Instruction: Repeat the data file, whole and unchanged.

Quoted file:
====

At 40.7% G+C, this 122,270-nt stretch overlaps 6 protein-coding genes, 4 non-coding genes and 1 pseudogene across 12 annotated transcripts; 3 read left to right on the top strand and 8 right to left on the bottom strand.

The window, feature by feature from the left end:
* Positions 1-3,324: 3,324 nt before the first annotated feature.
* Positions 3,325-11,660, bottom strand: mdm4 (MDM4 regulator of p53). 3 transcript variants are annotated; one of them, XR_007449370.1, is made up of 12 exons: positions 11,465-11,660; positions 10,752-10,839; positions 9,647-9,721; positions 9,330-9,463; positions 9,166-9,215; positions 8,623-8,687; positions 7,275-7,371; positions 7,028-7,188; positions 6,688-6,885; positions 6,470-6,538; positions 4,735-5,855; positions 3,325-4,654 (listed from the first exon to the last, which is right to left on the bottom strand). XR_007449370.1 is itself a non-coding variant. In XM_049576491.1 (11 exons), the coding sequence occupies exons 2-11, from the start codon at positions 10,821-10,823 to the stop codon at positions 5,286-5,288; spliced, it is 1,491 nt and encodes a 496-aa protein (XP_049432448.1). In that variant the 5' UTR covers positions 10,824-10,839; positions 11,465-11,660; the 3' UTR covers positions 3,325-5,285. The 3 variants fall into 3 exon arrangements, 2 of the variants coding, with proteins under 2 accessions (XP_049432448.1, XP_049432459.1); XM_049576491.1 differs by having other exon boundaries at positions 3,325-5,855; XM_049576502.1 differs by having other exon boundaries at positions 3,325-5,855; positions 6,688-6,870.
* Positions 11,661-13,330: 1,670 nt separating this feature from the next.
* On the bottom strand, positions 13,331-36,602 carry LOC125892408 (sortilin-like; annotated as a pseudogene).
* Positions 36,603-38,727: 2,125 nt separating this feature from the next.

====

At 40.7% G+C, this 122,270-nt stretch overlaps 6 protein-coding genes, 4 non-coding genes and 1 pseudogene across 12 annotated transcripts; 3 read left to right on the top strand and 8 right to left on the bottom strand.

The window, feature by feature from the left end:
* Positions 1-3,324: 3,324 nt before the first annotated feature.
* Positions 3,325-11,660, bottom strand: mdm4 (MDM4 regulator of p53). 3 transcript variants are annotated; one of them, XR_007449370.1, is made up of 12 exons: positions 11,465-11,660; positions 10,752-10,839; positions 9,647-9,721; positions 9,330-9,463; positions 9,166-9,215; positions 8,623-8,687; positions 7,275-7,371; positions 7,028-7,188; positions 6,688-6,885; positions 6,470-6,538; positions 4,735-5,855; positions 3,325-4,654 (listed from the first exon to the last, which is right to left on the bottom strand). XR_007449370.1 is itself a non-coding variant. In XM_049576491.1 (11 exons), the coding sequence occupies exons 2-11, from the start codon at positions 10,821-10,823 to the stop codon at positions 5,286-5,288; spliced, it is 1,491 nt and encodes a 496-aa protein (XP_049432448.1). In that variant the 5' UTR covers positions 10,824-10,839; positions 11,465-11,660; the 3' UTR covers positions 3,325-5,285. The 3 variants fall into 3 exon arrangements, 2 of the variants coding, with proteins under 2 accessions (XP_049432448.1, XP_049432459.1); XM_049576491.1 differs by having other exon boundaries at positions 3,325-5,855; XM_049576502.1 differs by having other exon boundaries at positions 3,325-5,855; positions 6,688-6,870.
* Positions 11,661-13,330: 1,670 nt separating this feature from the next.
* On the bottom strand, positions 13,331-36,602 carry LOC125892408 (sortilin-like; annotated as a pseudogene).
* Positions 36,603-38,727: 2,125 nt separating this feature from the next.